Monday, January 15, 2018

Park Once, Walk Everywhere: Designing Parking to Support Walkability

One of the keys to creating a successful, walkable downtown is to design the area so you only have to park your vehicle once. These types of areas generally require on-street parking, parkades, and other shared facilities to handle parking demand. On-site parking for specific sites is not prioritized, or is actively discouraged through zoning.

The Langley Bypass is an example of how providing on-site parking for each business does not create a walkable area. In contrast Downtown Langley, especially around the Fraser Highway one-way, relies more on shared parking facilities and on-street parking.

For an interesting blogpost on specific parking policies to support walkable areas, I suggest reading “Walkable Parking: How to Create Park-Once-and-Walk Districts” by Paul Barter.

This weekend, I was in Downtown Kelowna. Downtown Kelowna consists of mostly low- and mid-rise buildings. Providing on-site parking to meet all the needs for these types of buildings would have resulted in large surface parking lots. Requiring low- and mid-rise, mixed-use buildings to include underground parking would have actively discouraged redevelopment.

The City of Kelowna manages three parkades in Downtown Kelowna, on-street parking, and some surface parking lots. They also have implemented a wayfinding system to encourage long-term parking in parkades. These parkades include on-street displays which show the amount of parking available in each facility.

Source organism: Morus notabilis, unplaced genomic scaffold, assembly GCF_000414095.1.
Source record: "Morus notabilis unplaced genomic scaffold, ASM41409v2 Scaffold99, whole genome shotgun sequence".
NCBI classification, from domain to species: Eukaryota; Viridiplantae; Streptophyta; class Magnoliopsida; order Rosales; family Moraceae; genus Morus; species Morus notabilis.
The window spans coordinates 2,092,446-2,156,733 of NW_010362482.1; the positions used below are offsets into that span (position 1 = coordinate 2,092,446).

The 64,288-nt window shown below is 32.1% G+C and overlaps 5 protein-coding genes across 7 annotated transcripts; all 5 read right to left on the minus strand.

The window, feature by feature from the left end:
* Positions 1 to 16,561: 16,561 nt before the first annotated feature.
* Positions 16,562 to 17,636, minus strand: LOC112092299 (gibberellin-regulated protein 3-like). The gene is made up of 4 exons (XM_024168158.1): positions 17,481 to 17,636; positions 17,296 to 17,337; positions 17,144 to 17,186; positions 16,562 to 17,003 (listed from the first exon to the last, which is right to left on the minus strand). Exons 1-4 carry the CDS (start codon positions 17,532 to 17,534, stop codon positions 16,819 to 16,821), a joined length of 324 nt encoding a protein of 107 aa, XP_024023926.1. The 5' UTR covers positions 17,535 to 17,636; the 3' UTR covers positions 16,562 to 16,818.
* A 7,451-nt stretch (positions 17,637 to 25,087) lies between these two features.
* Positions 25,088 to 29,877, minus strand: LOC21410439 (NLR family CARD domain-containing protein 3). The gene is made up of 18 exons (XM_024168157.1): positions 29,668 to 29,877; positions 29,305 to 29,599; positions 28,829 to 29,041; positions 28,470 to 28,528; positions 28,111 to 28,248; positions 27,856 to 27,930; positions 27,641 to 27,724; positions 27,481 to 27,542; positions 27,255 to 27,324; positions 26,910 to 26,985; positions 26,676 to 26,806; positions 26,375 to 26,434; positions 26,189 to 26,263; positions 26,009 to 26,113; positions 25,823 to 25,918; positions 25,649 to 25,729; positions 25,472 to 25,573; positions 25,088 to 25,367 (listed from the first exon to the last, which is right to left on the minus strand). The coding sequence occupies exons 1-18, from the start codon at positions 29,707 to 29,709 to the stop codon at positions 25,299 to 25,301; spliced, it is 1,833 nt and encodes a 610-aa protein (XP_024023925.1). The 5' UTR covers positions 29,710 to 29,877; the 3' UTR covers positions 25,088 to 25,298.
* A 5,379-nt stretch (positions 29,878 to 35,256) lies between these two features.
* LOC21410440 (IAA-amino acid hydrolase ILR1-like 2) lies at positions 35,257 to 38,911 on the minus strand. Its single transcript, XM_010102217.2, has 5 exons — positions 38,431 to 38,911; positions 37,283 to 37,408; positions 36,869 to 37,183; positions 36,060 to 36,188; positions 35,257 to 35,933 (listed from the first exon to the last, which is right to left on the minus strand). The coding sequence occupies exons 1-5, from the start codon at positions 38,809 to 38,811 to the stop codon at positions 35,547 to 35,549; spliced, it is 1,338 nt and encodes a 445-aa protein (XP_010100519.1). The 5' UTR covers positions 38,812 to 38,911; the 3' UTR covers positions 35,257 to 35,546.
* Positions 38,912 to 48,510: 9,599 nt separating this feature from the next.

Memorial Parkade including green, dynamic available parking sign. Parkade includes street front office space. Select image to enlarge.

Poorly designed parkades can degrade the walkability of an area. This is not the case for the two most recent parkades built in Downtown Kelowna. They include active street fronts with parking access from the side of the structures, not the front.

The following picture shows a new restaurant that is being opened in one of the parkades nearest the central library branch in Downtown Kelowna.

Library Plaza Parkade includes ground-level retail. Select image to enlarge.

Walkable areas require people who drive to these areas to park once for the day. This means that people must be able to leave their cars parked for as long as they want. Currently, this is not possible in Downtown Langley.

Given the successful transformation of Downtown Kelowna over the last decade, I believe that a parkade would be beneficial in Downtown Langley. Building a parkade would not only support the park-once model, but it would also facilitate more ground-level retail redevelopment projects in our downtown core.

No comments: